Plan B is a remediation program for managed Macs. It is meant to be run to re-install other management software.
- Secure download of disk images from an Internet-facing server.
- Installation of package files contained on the disk images.
- Validation of server certificate against explicitly trusted certificate authorities only.
- Support for client certificate authentication to ensure only trusted clients can access the server.
- URL construction to download packages based on a client's configuration in a plist.
- Extensive logging of presented certificate details for auditing and MITM detection.
- No external dependencies; the compiled program is tiny and can be easily deployed.
First, create a Web server which will host disk images containing a single
.pkg package file on each
.dmg disk image file.
There is a shell script included in this directory to generate a public-key infrastructure, if one is not already in place. There are also many excellent guides and programs, like
easy-rsa, available online.
If the server has enabled client certificate authentication, first install the client certificate and private key to system keychain. You may first need to convert them to PKCS#12 format with something like,
openssl pkcs12 -export -in client.crt -inkey client.key -certfile ca.pem -out client.p12. Otherwise, the program will perform server certificate validation only.
Compiling Plan B requires a modern version of Xcode, available from Apple's Developer site.
Download the source code with
git clone https://github.com/google/macops-planb
Change directory into the repo
Install required CocoaPods with
Open the Xcode project with
kBaseURLto the URL of the server and folder containing disk images. By default, the program will use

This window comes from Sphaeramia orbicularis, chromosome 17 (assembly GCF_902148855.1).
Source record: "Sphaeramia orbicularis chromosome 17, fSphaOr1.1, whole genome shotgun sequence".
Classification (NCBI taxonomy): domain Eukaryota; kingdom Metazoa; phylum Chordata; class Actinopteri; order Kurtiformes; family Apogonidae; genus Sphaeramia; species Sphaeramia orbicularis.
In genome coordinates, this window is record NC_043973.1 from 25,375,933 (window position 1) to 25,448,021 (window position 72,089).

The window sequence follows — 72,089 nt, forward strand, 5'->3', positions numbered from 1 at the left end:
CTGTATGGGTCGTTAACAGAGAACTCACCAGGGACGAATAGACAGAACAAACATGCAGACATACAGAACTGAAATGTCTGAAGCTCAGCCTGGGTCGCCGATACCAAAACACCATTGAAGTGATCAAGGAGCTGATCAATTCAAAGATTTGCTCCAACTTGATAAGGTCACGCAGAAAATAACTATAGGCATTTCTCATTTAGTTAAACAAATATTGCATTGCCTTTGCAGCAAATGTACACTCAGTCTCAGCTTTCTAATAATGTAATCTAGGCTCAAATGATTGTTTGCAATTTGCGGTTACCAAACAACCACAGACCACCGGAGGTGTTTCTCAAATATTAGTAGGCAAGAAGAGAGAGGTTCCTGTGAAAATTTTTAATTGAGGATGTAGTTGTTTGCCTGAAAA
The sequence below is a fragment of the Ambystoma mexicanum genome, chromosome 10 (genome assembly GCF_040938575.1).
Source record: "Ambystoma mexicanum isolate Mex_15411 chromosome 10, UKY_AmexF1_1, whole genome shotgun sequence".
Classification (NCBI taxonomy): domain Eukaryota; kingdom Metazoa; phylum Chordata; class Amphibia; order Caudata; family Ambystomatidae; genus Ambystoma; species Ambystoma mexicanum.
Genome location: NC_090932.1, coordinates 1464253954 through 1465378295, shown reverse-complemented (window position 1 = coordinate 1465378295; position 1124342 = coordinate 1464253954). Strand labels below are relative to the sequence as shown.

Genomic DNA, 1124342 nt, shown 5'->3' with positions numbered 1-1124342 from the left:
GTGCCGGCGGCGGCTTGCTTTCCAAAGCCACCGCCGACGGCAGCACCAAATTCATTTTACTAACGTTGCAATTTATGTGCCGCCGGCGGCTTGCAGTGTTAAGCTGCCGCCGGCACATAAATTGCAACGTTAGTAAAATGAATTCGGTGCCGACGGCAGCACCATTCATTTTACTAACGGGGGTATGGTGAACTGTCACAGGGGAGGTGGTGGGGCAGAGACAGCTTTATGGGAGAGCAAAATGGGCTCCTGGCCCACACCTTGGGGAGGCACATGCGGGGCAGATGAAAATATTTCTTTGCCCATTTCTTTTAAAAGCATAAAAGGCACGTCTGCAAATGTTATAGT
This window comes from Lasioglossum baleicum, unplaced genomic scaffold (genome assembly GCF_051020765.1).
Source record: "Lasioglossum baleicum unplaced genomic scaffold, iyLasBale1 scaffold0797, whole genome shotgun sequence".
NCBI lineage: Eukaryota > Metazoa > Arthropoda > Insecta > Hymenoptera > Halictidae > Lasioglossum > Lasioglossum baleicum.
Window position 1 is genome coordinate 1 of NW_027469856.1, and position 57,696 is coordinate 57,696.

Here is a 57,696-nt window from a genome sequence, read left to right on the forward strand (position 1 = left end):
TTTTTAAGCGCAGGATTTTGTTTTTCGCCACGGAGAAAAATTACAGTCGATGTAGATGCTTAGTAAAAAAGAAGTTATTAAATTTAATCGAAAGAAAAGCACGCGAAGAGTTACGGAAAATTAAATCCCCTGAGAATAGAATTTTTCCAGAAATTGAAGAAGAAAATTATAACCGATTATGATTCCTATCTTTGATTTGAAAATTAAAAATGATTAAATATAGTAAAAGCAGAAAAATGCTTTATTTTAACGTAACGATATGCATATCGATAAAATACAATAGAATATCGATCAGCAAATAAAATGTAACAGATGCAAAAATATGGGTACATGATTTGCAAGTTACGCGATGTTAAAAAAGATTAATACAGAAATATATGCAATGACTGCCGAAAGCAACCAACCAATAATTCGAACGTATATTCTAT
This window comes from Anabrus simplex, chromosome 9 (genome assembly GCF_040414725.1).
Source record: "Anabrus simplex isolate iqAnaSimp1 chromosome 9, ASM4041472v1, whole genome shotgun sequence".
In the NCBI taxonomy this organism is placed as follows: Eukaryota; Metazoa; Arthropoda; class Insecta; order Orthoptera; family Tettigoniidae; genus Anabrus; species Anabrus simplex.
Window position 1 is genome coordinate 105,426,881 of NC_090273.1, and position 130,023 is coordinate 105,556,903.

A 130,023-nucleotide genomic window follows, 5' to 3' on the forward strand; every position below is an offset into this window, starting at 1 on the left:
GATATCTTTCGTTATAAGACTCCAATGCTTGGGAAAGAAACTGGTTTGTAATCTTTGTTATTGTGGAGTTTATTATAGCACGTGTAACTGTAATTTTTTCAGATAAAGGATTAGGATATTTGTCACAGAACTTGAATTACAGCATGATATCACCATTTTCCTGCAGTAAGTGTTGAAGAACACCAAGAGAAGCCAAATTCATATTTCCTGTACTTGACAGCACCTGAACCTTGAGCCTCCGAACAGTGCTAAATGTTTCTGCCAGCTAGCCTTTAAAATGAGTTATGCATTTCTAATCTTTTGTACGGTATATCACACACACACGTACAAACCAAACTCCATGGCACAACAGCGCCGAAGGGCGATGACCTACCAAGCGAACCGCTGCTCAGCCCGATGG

main.mand change the
packagesarray to match the names of disk image names and their contained packages' receipt names. By default, the program will construct
pkg1/package1-stable.dmgand forget the receipt for package
com.megacorp.package1prior to re-installation, and so on.
main.mand change the
kMachineInfoto match a machine information plist, which may contain a
ConfigurationTrackvalue, for example. This value is used to construct the disk image suffix, like
package1-unstable.dmg. This is useful if you have machines on multiple configuration tracks.
roots.pemand change the contents to include a single or multiple PEM-encoded certificate authority certificates you wish to trust for server validation. By default, the program will use
GeoTrust Global CA, the authority used to sign Google's intermediate CA, however you should use the CA which has signed the server's certificate or the server's intermediate certificate.
Compile the program with
xcodebuild -workspace planb.xcworkspace -scheme planb -configuration Release. It will appear in
The planb binary must be run as root in order to install packages. It will run on its own without any external dependencies.
It is recommended to create a simple script to determine the health of the machine, for example by checking the last successful run date of the primary management software, and running Plan B if the condition is not met. This script can then be started periodically as a system launch daemon.
Have a look at the
planb_check shell script and the
com.megacorp.planb.plist launch daemon property list for an example.
In our environment, we have a wrapper tool for Puppet, which verifies the configuration run was successful and updates the timestamp on a file. We track this in
planb_check and base the decision to kick off
planb from it.